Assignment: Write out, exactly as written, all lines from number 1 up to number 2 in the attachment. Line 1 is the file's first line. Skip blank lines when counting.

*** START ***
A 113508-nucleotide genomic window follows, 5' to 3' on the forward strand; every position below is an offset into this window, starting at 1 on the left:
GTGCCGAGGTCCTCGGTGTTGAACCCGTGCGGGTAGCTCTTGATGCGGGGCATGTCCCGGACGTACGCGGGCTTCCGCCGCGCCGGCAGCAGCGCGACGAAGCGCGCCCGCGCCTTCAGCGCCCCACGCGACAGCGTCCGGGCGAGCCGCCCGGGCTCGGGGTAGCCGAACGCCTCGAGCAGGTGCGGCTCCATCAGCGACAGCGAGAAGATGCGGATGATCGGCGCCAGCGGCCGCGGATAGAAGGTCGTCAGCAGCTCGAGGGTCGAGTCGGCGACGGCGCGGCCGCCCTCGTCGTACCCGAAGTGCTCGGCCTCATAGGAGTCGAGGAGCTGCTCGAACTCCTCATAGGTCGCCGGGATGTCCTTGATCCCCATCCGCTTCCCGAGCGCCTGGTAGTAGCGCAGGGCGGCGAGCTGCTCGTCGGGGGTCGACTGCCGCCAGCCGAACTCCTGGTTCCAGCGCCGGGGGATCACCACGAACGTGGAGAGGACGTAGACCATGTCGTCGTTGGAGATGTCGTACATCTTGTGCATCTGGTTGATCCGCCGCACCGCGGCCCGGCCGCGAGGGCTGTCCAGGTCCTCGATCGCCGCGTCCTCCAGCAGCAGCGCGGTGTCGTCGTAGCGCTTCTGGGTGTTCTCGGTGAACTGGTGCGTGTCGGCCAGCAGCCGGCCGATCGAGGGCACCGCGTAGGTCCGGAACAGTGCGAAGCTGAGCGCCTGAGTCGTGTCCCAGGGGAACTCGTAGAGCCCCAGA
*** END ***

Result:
A 113508-nucleotide genomic window follows, 5' to 3' on the forward strand; every position below is an offset into this window, starting at 1 on the left:
GTGCCGAGGTCCTCGGTGTTGAACCCGTGCGGGTAGCTCTTGATGCGGGGCATGTCCCGGACGTACGCGGGCTTCCGCCGCGCCGGCAGCAGCGCGACGAAGCGCGCCCGCGCCTTCAGCGCCCCACGCGACAGCGTCCGGGCGAGCCGCCCGGGCTCGGGGTAGCCGAACGCCTCGAGCAGGTGCGGCTCCATCAGCGACAGCGAGAAGATGCGGATGATCGGCGCCAGCGGCCGCGGATAGAAGGTCGTCAGCAGCTCGAGGGTCGAGTCGGCGACGGCGCGGCCGCCCTCGTCGTACCCGAAGTGCTCGGCCTCATAGGAGTCGAGGAGCTGCTCGAACTCCTCATAGGTCGCCGGGATGTCCTTGATCCCCATCCGCTTCCCGAGCGCCTGGTAGTAGCGCAGGGCGGCGAGCTGCTCGTCGGGGGTCGACTGCCGCCAGCCGAACTCCTGGTTCCAGCGCCGGGGGATCACCACGAACGTGGAGAGGACGTAGACCATGTCGTCGTTGGAGATGTCGTACATCTTGTGCATCTGGTTGATCCGCCGCACCGCGGCCCGGCCGCGAGGGCTGTCCAGGTCCTCGATCGCCGCGTCCTCCAGCAGCAGCGCGGTGTCGTCGTAGCGCTTCTGGGTGTTCTCGGTGAACTGGTGCGTGTCGGCCAGCAGCCGGCCGATCGAGGGCACCGCGTAGGTCCGGAACAGTGCGAAGCTGAGCGCCTGAGTCGTGTCCCAGGGGAACTCGTAGAGCCCCAGA